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August 09, 2005

80 Migratory Birds Dead of Avian Flu in MongoliaPale Horseman

Mongolia Says 80 Migratory Birds Died From Avian Flu (Update1)

Aug. 8 (Bloomberg) -- Mongolia said 80 migratory birds were found dead in a lake, killed by an avian influenza virus, the World Organization for Animal Health reported.

Laboratory diagnosis yesterday of the wild ducks, geese and swans that were found on Aug. 2 has confirmed they died from `A'- type bird flu. The Paris-based animal health organization said in an e-mailed statement that it received the information today from Ravdan Sanjaatogtokh, director of the state veterinary services at Mongolia's ministry of food and agriculture in Ulan Bator.

Neighboring China, Russia and Kazakhstan have already reported outbreaks of an avian influenza virus that had infected 112 people in Vietnam, Thailand, Cambodia and Indonesia by Aug. 5, killing 57. Health experts fear the A/H5N1 virus may mutate into a strain that can be transmitted easily between humans.

The European Union said earlier today that it plans to ban imports of live birds, as well as feathers, from Russia and Kazakhstan because of confirmed outbreaks of avian influenza.

The ban, which will be in place by Aug. 12, will be reviewed in September, the Brussels-based European Commission, the 25- nation EU's executive arm, said in a statement.

Russia and Kazakhstan will join a list of nine Asian countries -- Thailand, Cambodia, Indonesia, Laos, China, Vietnam North Korea, Pakistan and Malaysia -- that are subject to similar bans. These nine nations aren't allowed to export birds, their meat or their products to the EU.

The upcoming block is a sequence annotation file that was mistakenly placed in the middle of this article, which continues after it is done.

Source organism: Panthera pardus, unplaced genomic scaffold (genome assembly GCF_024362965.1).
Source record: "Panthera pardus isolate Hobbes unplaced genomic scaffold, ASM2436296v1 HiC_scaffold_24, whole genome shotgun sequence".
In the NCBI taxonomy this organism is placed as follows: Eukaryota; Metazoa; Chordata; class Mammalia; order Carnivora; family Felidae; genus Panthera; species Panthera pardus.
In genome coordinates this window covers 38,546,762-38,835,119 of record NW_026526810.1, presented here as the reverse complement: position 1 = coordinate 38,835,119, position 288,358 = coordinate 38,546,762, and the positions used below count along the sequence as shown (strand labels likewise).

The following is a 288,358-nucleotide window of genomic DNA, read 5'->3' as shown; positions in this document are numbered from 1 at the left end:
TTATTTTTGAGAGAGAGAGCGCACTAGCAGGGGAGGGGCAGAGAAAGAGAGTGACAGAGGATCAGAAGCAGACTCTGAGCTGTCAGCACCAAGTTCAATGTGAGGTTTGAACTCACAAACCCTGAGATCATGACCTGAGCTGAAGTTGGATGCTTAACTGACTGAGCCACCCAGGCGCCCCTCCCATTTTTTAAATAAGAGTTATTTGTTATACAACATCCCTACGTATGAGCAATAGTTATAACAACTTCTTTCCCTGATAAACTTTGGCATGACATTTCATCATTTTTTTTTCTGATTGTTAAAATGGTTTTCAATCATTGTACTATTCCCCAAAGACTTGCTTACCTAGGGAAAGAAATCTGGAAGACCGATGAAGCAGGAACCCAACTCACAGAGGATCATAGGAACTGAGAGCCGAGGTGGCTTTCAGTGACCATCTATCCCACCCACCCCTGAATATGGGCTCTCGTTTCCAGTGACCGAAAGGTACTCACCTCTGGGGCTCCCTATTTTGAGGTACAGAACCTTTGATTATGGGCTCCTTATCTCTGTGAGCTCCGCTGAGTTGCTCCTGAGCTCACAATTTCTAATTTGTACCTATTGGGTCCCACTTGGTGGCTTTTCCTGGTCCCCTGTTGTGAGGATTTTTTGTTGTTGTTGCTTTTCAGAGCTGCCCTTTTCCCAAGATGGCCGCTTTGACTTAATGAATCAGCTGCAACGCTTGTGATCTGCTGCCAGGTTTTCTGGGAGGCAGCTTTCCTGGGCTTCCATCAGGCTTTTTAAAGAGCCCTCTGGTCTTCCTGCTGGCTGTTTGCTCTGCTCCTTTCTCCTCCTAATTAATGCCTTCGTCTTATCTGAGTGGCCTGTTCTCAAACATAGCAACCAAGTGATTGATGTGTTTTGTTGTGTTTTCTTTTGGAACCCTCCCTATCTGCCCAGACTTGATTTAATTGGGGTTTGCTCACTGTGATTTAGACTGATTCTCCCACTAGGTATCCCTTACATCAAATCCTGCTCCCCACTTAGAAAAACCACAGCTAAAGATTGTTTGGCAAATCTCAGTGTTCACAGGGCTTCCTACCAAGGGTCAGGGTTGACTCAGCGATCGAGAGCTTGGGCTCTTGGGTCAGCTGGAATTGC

``No ban is necessary for eggs, poultry meat or meat products on this occasion as there is no trade between Russia and Kazakhstan and the EU in these products,'' the commission said.

The contagion is spreading.

The Russian Emergencies Ministry said 5,573 domestic and wild birds suspected of being infected have died in Novosibirsk, Omsk and Altay since July 21, when the A/H5N1 strain was identified in the three regions bordering Kazakhstan. In the past 24 hours, 217 birds have died, the ministry said on its Web site. The ministry didn't specify how many of the dead birds were culled to prevent the disease spreading.

``As of today, the epidemic situation in relation to diseases caused by this bird flu virus A/H5N1 is stable in relation to humans,'' the ministry said. ``There are no registered cases of humans being infected.''

Veterinary officials in Kazakhstan have confirmed an outbreak of bird flu in the country's Pavlodar region that borders Novosibirsk, Mosnews.com, an online Russian news provider, reported Aug. 5. A disease with similar symptoms was also killing birds in other parts of Kazakhstan, the report said.

The United Arab Emirates yesterday banned the import of all live birds from Russia, according to Gulf News.

Posted by dymaxion at August 9, 2005 02:15 PM

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